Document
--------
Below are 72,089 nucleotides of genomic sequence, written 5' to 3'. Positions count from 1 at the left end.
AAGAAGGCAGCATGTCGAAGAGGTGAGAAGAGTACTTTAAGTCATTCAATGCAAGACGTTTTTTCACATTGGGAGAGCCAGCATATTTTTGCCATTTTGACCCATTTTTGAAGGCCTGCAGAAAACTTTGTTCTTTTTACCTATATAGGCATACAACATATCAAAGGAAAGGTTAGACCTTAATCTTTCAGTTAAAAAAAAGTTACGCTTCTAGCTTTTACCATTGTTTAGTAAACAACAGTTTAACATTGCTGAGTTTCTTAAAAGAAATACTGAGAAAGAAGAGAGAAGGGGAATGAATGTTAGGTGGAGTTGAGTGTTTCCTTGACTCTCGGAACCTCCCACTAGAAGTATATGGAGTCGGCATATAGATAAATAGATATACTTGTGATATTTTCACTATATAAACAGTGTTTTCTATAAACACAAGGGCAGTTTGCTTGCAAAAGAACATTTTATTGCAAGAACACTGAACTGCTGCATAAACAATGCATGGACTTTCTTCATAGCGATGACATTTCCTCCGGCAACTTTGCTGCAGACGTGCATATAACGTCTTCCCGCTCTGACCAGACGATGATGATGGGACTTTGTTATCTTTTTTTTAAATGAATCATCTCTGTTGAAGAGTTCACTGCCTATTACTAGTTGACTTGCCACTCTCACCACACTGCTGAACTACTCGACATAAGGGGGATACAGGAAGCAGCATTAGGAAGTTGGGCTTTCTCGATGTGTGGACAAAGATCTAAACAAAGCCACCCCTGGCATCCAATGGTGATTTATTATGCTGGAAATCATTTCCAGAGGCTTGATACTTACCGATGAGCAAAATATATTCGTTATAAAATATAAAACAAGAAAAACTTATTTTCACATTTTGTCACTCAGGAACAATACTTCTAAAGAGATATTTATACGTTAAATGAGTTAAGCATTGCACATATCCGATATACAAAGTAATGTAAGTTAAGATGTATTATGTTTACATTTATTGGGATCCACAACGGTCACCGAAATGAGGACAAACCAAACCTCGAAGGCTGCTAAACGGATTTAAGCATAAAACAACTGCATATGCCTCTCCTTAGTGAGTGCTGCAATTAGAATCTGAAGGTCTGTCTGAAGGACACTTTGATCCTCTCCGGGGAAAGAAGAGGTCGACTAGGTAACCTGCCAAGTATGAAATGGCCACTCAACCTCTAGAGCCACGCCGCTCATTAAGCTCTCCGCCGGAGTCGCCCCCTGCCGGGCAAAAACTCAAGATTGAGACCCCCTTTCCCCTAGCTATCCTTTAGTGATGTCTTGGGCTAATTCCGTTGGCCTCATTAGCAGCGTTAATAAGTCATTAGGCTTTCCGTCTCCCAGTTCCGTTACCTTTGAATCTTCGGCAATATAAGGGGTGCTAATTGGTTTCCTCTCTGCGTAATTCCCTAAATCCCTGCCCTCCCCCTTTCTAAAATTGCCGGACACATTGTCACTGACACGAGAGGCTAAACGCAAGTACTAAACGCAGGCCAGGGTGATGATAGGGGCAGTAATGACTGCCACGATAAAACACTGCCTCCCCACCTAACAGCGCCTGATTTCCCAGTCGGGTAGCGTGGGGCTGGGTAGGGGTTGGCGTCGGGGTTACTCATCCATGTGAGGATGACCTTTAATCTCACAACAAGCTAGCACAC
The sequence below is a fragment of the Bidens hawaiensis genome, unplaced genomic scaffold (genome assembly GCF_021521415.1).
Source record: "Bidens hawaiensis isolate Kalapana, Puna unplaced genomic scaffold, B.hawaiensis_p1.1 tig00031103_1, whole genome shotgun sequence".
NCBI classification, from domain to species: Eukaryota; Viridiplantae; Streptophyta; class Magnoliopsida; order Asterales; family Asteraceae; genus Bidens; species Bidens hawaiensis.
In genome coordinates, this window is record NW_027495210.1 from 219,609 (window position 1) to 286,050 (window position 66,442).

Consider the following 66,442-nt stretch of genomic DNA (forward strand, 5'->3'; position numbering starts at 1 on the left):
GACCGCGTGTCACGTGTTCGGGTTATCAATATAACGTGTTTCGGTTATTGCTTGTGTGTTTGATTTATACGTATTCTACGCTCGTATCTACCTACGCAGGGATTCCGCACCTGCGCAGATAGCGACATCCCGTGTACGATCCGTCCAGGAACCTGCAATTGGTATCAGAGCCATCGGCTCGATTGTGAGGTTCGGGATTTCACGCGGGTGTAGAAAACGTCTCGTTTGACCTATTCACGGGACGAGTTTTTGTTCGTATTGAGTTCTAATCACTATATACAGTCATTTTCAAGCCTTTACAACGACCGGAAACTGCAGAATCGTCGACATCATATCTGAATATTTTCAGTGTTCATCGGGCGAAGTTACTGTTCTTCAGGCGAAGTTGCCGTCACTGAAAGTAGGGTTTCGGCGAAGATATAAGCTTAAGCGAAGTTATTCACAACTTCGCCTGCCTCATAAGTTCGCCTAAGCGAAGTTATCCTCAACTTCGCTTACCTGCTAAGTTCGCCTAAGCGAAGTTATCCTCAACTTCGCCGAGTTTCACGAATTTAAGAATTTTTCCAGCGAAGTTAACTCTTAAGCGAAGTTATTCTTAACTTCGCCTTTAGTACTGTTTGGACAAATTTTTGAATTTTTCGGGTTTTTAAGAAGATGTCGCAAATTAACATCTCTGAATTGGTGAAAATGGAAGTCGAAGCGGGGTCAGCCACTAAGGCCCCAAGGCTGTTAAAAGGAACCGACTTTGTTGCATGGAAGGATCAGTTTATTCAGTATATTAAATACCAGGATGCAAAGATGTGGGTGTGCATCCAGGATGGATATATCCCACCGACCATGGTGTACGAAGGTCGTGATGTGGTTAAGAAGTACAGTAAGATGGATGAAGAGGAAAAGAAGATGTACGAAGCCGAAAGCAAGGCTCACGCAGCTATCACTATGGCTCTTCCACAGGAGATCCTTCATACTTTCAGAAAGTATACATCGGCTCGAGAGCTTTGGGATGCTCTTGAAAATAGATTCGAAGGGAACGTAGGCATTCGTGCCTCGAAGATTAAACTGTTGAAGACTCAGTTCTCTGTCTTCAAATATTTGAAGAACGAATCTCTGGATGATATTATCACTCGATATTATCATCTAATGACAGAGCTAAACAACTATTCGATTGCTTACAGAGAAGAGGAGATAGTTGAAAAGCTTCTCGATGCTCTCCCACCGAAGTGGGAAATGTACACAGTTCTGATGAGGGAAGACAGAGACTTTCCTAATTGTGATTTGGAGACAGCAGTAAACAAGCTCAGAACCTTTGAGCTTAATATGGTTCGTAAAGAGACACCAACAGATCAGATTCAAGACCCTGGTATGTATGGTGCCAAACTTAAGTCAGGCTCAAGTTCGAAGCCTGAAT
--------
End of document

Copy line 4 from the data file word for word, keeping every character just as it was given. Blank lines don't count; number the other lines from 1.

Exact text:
Source record: "Bidens hawaiensis isolate Kalapana, Puna unplaced genomic scaffold, B.hawaiensis_p1.1 tig00031103_1, whole genome shotgun sequence".